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March 2011 Archives

T Worker Edward Rowe Injured After Falling Into Concrete Shaft

As some Boston residents may have heard, 46-year-old veteran MTBA electrician Edward Rowe Jr. from Haverhill suffered serious injuries after falling into a concrete shaft while working at the Charles Street Station. The Boston Herald reported Rowe fell 35 to 40 feet and had to undergo surgery for severe leg injuries at Massachusetts General Hospital.

The hole Rowe fell through was covered with wooden planks, but they apparently were not placed securely. The planks were found lodged into the concrete shaft a few feet down, and Engine 10 Fire Captain Richard Connelly said Rowe may have mistaken the wooden boards for metal, which covered most of the other holes.

Salem Man Brian Hicks Killed In One-Car Crash In Sumner Tunnel

Massachusetts state police recently announced that Salem resident Brian Hicks, 39, was killed in a car crash in the Sumner Tunnel, which connects East Boston to the downtown area. According to the Associated Press, law enforcement officials said Hicks died after his pickup truck struck the ramp inside the tunnel, near the exit to Storrow Drive.

Salem Patch reported Hicks was driving his 2005 Chevrolet Silverado on the ramp for Storrow Drive when the vehicle suddenly went out of control and ejected him out of the truck, causing Hicks to suffer fatal injuries. No information has yet been disclosed about what may have caused the accident, and police stated that no other vehicles were involved.

Richard Cross Falls From Third-Story Building Scaffolding

Salem police Lieutenant Scott Englehardt reported that a Danvers local was rushed to a hospital in Boston earlier this week after falling from the third-story of a Federal Street building. According to Your Town Danvers, law enforcement officials identified the victim as 26-year-old Richard Cross, a resident of the borough.

Police arrived at the scene of the construction accident after receiving a call about Cross, who had been working with a construction team on a renovation project and fell to the ground from the scaffolding outside the building.

"He was unconscious, they didn't even take him to Salem Hospital, they took him right into Boston," said Englehardt. "I imagine he must have had some pretty serious injuries."

FDA Stops Some Japanese Food From Entering U.S. Due To Radiation

Following the post-earthquake nuclear calamity in Japan, Boston locals may have heard that all fresh fruit and vegetables, milk, and milk products coming from any of the four prefectures in located near the disaster at the Fukushima Daiichi nuclear power plant will now be prohibited from entering the United States.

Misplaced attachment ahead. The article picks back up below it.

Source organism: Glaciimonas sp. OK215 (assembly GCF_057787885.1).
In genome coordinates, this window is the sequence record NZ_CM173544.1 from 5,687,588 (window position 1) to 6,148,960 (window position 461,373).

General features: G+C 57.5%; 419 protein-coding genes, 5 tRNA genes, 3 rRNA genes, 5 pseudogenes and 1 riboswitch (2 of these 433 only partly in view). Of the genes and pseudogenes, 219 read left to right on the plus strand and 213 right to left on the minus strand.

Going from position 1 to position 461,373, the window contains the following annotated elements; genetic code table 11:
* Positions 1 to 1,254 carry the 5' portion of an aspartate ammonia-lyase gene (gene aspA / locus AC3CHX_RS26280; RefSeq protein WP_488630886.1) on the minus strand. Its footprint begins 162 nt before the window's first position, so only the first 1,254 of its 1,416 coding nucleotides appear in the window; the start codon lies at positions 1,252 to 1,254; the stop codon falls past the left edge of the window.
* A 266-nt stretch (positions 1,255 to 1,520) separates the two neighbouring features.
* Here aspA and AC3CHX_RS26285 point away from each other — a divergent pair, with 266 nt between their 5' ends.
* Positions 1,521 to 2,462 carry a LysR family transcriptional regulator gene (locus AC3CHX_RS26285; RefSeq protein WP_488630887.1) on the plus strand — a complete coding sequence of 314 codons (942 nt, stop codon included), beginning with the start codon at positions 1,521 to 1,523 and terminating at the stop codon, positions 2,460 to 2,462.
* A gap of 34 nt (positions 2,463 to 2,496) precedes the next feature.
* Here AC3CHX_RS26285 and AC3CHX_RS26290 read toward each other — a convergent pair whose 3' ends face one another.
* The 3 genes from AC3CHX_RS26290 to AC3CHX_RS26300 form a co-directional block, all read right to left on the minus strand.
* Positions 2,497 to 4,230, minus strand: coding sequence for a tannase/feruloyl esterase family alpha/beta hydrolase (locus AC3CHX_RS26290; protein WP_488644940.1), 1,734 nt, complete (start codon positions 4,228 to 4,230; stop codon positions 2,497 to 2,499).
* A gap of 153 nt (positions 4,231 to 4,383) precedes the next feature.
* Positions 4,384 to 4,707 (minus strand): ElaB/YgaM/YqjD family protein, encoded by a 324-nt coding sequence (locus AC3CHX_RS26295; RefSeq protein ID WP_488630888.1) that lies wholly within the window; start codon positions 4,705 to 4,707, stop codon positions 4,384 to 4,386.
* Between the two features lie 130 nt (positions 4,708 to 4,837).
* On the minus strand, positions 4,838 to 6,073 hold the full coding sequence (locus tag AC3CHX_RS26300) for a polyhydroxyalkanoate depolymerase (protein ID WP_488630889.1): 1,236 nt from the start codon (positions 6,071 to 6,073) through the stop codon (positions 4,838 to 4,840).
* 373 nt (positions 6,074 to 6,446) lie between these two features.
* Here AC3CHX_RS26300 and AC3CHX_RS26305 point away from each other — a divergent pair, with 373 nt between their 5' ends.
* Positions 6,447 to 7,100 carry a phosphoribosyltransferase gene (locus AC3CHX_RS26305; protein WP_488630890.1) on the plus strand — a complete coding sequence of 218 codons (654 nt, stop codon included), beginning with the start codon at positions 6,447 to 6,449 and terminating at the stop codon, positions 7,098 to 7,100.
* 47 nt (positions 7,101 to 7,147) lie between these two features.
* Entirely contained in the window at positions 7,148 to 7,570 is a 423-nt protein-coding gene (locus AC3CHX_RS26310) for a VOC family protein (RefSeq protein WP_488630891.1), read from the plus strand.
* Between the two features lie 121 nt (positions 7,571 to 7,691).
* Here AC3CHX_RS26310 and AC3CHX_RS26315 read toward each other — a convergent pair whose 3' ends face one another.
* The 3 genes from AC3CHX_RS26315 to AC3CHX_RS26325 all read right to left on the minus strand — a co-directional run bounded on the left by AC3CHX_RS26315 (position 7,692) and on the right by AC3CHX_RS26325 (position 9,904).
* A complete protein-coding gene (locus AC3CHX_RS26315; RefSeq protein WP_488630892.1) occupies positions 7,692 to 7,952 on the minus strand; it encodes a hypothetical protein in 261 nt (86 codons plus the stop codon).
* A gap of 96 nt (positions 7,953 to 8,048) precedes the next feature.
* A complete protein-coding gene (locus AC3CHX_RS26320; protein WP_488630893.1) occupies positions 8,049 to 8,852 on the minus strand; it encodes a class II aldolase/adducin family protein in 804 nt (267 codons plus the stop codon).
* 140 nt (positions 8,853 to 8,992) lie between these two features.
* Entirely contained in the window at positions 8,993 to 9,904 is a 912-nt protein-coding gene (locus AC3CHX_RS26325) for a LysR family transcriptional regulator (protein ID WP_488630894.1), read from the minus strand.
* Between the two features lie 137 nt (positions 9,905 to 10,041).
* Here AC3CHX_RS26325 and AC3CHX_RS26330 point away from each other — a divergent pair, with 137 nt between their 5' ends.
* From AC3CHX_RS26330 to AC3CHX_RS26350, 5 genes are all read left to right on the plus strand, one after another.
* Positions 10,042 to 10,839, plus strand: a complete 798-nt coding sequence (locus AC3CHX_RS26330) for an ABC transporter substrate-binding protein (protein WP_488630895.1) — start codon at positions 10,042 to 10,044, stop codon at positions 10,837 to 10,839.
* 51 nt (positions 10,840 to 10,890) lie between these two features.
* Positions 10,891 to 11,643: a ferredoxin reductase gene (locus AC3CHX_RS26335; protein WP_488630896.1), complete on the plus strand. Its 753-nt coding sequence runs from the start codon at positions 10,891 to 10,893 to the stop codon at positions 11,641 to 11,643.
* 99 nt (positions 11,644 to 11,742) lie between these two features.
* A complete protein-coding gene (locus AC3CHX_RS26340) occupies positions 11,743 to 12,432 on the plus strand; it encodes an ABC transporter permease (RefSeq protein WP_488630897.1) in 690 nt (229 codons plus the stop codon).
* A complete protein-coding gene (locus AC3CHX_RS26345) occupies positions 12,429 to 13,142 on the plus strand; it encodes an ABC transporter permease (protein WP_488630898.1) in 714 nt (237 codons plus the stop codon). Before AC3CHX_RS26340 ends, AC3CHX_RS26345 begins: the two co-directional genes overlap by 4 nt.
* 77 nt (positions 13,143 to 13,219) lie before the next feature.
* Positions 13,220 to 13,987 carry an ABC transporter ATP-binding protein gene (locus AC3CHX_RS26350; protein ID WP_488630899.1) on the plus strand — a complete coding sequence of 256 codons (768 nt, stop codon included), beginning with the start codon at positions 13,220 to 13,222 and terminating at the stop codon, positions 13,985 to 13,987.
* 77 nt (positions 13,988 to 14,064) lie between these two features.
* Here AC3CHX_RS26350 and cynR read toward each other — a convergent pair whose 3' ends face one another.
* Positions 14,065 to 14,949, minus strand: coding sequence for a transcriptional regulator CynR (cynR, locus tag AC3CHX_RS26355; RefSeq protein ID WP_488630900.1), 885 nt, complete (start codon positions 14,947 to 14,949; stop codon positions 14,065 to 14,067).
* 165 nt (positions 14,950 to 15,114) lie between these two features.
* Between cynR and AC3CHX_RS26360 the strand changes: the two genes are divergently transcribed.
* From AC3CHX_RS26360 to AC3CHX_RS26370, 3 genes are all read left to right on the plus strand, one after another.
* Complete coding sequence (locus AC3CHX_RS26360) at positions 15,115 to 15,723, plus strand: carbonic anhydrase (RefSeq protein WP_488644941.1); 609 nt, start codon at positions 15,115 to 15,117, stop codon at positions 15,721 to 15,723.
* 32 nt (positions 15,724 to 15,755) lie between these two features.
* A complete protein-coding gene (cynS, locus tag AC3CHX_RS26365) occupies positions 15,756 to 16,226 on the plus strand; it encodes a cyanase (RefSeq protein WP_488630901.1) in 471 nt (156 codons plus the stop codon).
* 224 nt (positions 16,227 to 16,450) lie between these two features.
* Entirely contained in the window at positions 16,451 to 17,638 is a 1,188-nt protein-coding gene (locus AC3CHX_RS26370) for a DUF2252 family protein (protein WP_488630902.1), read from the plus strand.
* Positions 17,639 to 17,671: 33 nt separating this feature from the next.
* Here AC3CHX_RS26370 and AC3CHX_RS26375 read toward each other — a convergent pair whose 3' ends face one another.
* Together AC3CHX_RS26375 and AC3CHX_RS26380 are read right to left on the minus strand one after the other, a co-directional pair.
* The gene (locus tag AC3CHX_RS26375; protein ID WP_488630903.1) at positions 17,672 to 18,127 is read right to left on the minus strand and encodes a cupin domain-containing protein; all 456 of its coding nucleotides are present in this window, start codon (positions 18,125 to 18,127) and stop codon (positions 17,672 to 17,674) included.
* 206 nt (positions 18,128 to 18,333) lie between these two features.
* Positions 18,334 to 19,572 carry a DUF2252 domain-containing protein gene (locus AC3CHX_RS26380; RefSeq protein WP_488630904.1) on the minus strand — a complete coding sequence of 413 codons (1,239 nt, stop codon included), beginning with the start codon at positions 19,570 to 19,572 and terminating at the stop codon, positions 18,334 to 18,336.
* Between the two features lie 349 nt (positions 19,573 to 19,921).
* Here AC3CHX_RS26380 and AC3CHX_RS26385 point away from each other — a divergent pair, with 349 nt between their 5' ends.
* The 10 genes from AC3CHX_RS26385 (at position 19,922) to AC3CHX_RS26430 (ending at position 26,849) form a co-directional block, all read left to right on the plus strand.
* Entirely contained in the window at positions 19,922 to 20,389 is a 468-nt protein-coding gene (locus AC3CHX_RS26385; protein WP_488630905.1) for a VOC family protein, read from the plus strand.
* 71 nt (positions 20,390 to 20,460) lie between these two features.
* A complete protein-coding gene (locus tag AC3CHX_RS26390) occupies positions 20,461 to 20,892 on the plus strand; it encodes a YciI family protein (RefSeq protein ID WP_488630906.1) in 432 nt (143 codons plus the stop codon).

CNN reported that a spokesperson from the U.S. Food and Drug Administration (FDA) has also announced that all other food items that have been manufactured or produced in the affected areas - Ibaraki, Tochigi, Gunma, and Fukushima - will be subject to further testing, as well as food products from other parts of Japan.

Tween Brands Inc. Settles Lawsuit Over Cadmium In Its Jewelry

As many Boston residents may have heard, the lawsuit against national children’s apparel retailer Tween Brands Inc. has finally reached a court settlement. Business First reported that the company has recently agreed to remove potentially toxic cadmium from its jewelry and stop selling necklaces, bracelets, and other items that contain the metal in California.

The agreement covers jewelry that has been sold in California, according to the Associated Press. But because of the state’s large market, it has also become company policy throughout the U.S. and covers jewelry made for children, teenagers, and adults. It has broadened the age range from the initial concern for preteen girls when high levels of cadmium were found in Tween’s jewelry during the last year.

Have a Safe St. Patrick's Day in Boston

Happy St. Patrick's Day Boston! As any Bostonian knows, the city has a fine heritage of celebration on this day of Irish pride. It is said the first St. Patrick's Day Parade not only in Boston, but in the world, took place on March 17, 1737, and has of course, continued to this day.

This year, the Boston Police would like to remind residents to use some common sense and avoid the kinds of activities that end up with a personal injury lawsuit, or a pair of bracelets from Boston's Finest. The Boston Police Department Website says the city has planned for a festive, fun and hopefully safe St. Pat's Day, free from injury or property loss.

Bostik Explosion In Middleton May Lead to Stricter Safety Regulations